Volume 92, Issue 81

Wednesday, March 3, 1999


Four-year BA gets the nod from Senate

Another stabbing punctures downtown

Early exit for Harrison

Argument consumes faculty meeting

Martin's budget includes students

Tan plans for future presidential position


No vacation from campus

Caught on campus

Caught on campus too

Caught on campus again

Argument consumes faculty meeting

By Dave Yasvinski
Gazette Staff

Arguments erupted during yesterday's University of Western Ontario Faculty Association meeting over the format of a mail ballot recently sent out to association members.

The UWOFA decided to send out a ballot last month to allow the membership the chance to vote on proposed amendments to equity principles under consideration. One of the most controversial principles states that if two applicants for a position are deemed equivalent, the applicant of the lesser represented group would be recommended.

Psychology Prof. Stephen Lupker was allowed to include a 500 word write up with the ballot in defence of the amendments he proposed, as was the executive, as to why they opposed these amendments. However, the executive also included a lengthy position paper on equity principles in general, which some members felt further supported the executive's position.

"This was completely out of the blue," Lupker said. "They are taking unfair advantage of their position in power."

Lupker said he was also unhappy because the ballot requires members to either vote for the equity principles as they are originally stated or to vote for the amendments. "It became impossible to vote against the whole thing," he said.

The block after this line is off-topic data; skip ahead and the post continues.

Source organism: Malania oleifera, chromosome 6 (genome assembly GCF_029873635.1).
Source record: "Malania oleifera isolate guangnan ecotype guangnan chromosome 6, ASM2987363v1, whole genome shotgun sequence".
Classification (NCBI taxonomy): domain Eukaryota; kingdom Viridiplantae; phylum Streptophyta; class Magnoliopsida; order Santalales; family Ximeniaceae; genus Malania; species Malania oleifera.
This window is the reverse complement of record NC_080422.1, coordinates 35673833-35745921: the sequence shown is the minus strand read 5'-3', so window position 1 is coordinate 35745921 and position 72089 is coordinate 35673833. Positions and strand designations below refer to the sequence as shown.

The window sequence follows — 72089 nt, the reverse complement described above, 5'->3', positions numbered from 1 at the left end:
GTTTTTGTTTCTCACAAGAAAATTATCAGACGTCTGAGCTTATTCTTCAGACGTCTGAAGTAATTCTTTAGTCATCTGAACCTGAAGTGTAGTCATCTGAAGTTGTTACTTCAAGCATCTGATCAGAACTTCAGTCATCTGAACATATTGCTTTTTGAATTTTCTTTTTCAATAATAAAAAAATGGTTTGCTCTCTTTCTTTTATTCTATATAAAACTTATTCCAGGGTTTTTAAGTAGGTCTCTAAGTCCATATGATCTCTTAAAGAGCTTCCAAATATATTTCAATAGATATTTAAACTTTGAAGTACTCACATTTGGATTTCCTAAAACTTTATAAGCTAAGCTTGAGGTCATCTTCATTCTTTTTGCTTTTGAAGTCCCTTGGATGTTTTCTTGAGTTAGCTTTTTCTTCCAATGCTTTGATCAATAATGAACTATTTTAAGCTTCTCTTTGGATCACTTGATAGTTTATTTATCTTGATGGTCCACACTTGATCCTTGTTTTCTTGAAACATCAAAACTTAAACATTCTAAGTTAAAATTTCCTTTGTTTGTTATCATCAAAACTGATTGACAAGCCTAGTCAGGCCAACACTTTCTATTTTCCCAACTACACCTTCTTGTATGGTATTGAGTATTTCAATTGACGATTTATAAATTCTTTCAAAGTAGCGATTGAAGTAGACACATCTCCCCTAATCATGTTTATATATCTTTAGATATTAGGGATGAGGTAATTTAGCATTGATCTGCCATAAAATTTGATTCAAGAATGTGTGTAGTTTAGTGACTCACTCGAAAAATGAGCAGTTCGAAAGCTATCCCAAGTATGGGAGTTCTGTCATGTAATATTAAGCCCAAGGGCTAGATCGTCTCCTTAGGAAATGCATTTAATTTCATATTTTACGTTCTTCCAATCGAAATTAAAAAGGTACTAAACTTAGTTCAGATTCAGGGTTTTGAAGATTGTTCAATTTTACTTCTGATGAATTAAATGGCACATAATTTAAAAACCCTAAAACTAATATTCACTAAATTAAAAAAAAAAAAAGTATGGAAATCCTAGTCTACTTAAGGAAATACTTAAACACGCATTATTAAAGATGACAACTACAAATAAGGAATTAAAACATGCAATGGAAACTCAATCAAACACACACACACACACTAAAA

Albert Katz, a psychology professor, said the ballot could have been phrased differently to avoid this problem. "If we don't want to vote for the amendments we are stuck voting for the motion – this sets a very bad precedent."

The best way to have handled the situation would have been to vote on the amendments and formulate the mail ballot based on these results, Lupker added.

Aniko Varpalotai, president of the UWOFA, said the ballot went out the way it did because that is how the membership voted to send it out. "This is the way it was left at the last meeting. People would have opposed it if it didn't make sense," she said.

Varpalotai added it has always been the practice to send out an informative position paper with mail ballots for the benefit of faculty members not at the meeting. "I don't think there is any unfairness here. It is easy to stand on the sidelines and criticize but the executive sees things from a different perspective – this sometimes means making unpopular decisions."

Lupker said if the amendments are defeated and the original principles stand, members could still try to have the principles rescinded, but he was not sure what his involement would be. "If [the amendments] lose by a large margin I would recognize it's not due to the fact [the executive] played some tricks."

The results of the ballot should be known by Friday.

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Copyright The Gazette 1999